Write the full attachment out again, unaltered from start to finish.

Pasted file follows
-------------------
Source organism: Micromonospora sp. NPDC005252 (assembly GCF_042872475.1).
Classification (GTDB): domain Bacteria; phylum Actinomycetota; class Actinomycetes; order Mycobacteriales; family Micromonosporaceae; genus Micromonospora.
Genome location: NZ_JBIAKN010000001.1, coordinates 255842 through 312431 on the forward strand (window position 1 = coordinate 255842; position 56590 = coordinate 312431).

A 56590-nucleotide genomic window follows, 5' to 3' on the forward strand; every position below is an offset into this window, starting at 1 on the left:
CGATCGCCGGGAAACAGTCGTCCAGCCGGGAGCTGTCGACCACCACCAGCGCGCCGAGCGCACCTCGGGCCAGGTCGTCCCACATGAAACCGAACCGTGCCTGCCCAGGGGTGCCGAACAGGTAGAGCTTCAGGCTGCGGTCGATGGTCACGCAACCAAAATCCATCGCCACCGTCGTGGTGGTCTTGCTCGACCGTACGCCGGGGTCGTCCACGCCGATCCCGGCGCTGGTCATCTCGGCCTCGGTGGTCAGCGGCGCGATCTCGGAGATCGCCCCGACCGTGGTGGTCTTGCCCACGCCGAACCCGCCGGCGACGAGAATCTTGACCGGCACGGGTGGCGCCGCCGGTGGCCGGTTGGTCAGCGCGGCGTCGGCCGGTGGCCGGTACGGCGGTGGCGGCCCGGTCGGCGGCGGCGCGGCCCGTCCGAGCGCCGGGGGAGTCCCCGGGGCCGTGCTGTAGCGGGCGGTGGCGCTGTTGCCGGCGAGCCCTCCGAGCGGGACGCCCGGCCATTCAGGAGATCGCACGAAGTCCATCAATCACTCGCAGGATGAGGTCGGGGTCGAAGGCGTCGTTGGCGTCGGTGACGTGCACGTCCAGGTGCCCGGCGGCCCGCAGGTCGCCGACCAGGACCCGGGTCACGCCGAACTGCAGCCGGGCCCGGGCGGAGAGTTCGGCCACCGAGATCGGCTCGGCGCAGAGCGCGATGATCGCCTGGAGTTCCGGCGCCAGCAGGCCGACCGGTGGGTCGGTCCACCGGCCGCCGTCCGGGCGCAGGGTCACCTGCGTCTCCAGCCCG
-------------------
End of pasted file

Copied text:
Source organism: Micromonospora sp. NPDC005252 (assembly GCF_042872475.1).
Classification (GTDB): domain Bacteria; phylum Actinomycetota; class Actinomycetes; order Mycobacteriales; family Micromonosporaceae; genus Micromonospora.
Genome location: NZ_JBIAKN010000001.1, coordinates 255842 through 312431 on the forward strand (window position 1 = coordinate 255842; position 56590 = coordinate 312431).

A 56590-nucleotide genomic window follows, 5' to 3' on the forward strand; every position below is an offset into this window, starting at 1 on the left:
CGATCGCCGGGAAACAGTCGTCCAGCCGGGAGCTGTCGACCACCACCAGCGCGCCGAGCGCACCTCGGGCCAGGTCGTCCCACATGAAACCGAACCGTGCCTGCCCAGGGGTGCCGAACAGGTAGAGCTTCAGGCTGCGGTCGATGGTCACGCAACCAAAATCCATCGCCACCGTCGTGGTGGTCTTGCTCGACCGTACGCCGGGGTCGTCCACGCCGATCCCGGCGCTGGTCATCTCGGCCTCGGTGGTCAGCGGCGCGATCTCGGAGATCGCCCCGACCGTGGTGGTCTTGCCCACGCCGAACCCGCCGGCGACGAGAATCTTGACCGGCACGGGTGGCGCCGCCGGTGGCCGGTTGGTCAGCGCGGCGTCGGCCGGTGGCCGGTACGGCGGTGGCGGCCCGGTCGGCGGCGGCGCGGCCCGTCCGAGCGCCGGGGGAGTCCCCGGGGCCGTGCTGTAGCGGGCGGTGGCGCTGTTGCCGGCGAGCCCTCCGAGCGGGACGCCCGGCCATTCAGGAGATCGCACGAAGTCCATCAATCACTCGCAGGATGAGGTCGGGGTCGAAGGCGTCGTTGGCGTCGGTGACGTGCACGTCCAGGTGCCCGGCGGCCCGCAGGTCGCCGACCAGGACCCGGGTCACGCCGAACTGCAGCCGGGCCCGGGCGGAGAGTTCGGCCACCGAGATCGGCTCGGCGCAGAGCGCGATGATCGCCTGGAGTTCCGGCGCCAGCAGGCCGACCGGTGGGTCGGTCCACCGGCCGCCGTCCGGGCGCAGGGTCACCTGCGTCTCCAGCCCG